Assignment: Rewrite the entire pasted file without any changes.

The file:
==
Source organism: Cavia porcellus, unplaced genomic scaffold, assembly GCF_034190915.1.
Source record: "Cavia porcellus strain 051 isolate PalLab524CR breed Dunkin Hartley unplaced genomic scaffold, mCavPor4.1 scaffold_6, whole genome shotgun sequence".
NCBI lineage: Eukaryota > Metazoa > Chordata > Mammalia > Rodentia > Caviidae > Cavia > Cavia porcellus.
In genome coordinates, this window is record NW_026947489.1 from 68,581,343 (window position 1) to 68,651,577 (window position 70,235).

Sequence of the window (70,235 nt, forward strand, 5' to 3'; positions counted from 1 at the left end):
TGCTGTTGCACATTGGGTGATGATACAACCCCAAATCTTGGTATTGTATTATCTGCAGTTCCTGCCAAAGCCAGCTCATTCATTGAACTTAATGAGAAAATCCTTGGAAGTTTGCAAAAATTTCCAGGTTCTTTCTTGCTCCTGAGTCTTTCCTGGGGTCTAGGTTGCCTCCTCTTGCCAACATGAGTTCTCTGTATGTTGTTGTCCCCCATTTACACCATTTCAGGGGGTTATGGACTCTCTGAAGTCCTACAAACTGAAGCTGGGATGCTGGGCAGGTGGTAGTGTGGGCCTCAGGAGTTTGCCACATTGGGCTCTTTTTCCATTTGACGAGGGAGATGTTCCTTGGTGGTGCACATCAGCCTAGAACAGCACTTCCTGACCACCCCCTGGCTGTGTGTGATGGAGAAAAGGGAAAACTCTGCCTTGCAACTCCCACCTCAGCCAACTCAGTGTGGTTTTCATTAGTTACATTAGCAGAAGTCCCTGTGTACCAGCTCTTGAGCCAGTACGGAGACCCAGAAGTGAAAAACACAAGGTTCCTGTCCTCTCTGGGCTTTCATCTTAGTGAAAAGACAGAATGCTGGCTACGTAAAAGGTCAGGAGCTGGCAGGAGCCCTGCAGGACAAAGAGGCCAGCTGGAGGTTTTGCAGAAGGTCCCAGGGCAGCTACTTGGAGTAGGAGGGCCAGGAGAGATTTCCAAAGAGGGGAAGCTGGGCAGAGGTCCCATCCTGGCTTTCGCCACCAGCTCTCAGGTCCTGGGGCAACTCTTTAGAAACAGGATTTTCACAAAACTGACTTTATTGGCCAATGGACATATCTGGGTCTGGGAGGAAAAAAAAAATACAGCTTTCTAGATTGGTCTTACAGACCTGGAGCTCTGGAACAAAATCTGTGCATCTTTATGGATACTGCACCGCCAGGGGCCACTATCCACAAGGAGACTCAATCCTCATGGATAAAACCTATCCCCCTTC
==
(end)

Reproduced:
Source organism: Cavia porcellus, unplaced genomic scaffold, assembly GCF_034190915.1.
Source record: "Cavia porcellus strain 051 isolate PalLab524CR breed Dunkin Hartley unplaced genomic scaffold, mCavPor4.1 scaffold_6, whole genome shotgun sequence".
NCBI lineage: Eukaryota > Metazoa > Chordata > Mammalia > Rodentia > Caviidae > Cavia > Cavia porcellus.
In genome coordinates, this window is record NW_026947489.1 from 68,581,343 (window position 1) to 68,651,577 (window position 70,235).

Sequence of the window (70,235 nt, forward strand, 5' to 3'; positions counted from 1 at the left end):
TGCTGTTGCACATTGGGTGATGATACAACCCCAAATCTTGGTATTGTATTATCTGCAGTTCCTGCCAAAGCCAGCTCATTCATTGAACTTAATGAGAAAATCCTTGGAAGTTTGCAAAAATTTCCAGGTTCTTTCTTGCTCCTGAGTCTTTCCTGGGGTCTAGGTTGCCTCCTCTTGCCAACATGAGTTCTCTGTATGTTGTTGTCCCCCATTTACACCATTTCAGGGGGTTATGGACTCTCTGAAGTCCTACAAACTGAAGCTGGGATGCTGGGCAGGTGGTAGTGTGGGCCTCAGGAGTTTGCCACATTGGGCTCTTTTTCCATTTGACGAGGGAGATGTTCCTTGGTGGTGCACATCAGCCTAGAACAGCACTTCCTGACCACCCCCTGGCTGTGTGTGATGGAGAAAAGGGAAAACTCTGCCTTGCAACTCCCACCTCAGCCAACTCAGTGTGGTTTTCATTAGTTACATTAGCAGAAGTCCCTGTGTACCAGCTCTTGAGCCAGTACGGAGACCCAGAAGTGAAAAACACAAGGTTCCTGTCCTCTCTGGGCTTTCATCTTAGTGAAAAGACAGAATGCTGGCTACGTAAAAGGTCAGGAGCTGGCAGGAGCCCTGCAGGACAAAGAGGCCAGCTGGAGGTTTTGCAGAAGGTCCCAGGGCAGCTACTTGGAGTAGGAGGGCCAGGAGAGATTTCCAAAGAGGGGAAGCTGGGCAGAGGTCCCATCCTGGCTTTCGCCACCAGCTCTCAGGTCCTGGGGCAACTCTTTAGAAACAGGATTTTCACAAAACTGACTTTATTGGCCAATGGACATATCTGGGTCTGGGAGGAAAAAAAAAATACAGCTTTCTAGATTGGTCTTACAGACCTGGAGCTCTGGAACAAAATCTGTGCATCTTTATGGATACTGCACCGCCAGGGGCCACTATCCACAAGGAGACTCAATCCTCATGGATAAAACCTATCCCCCTTC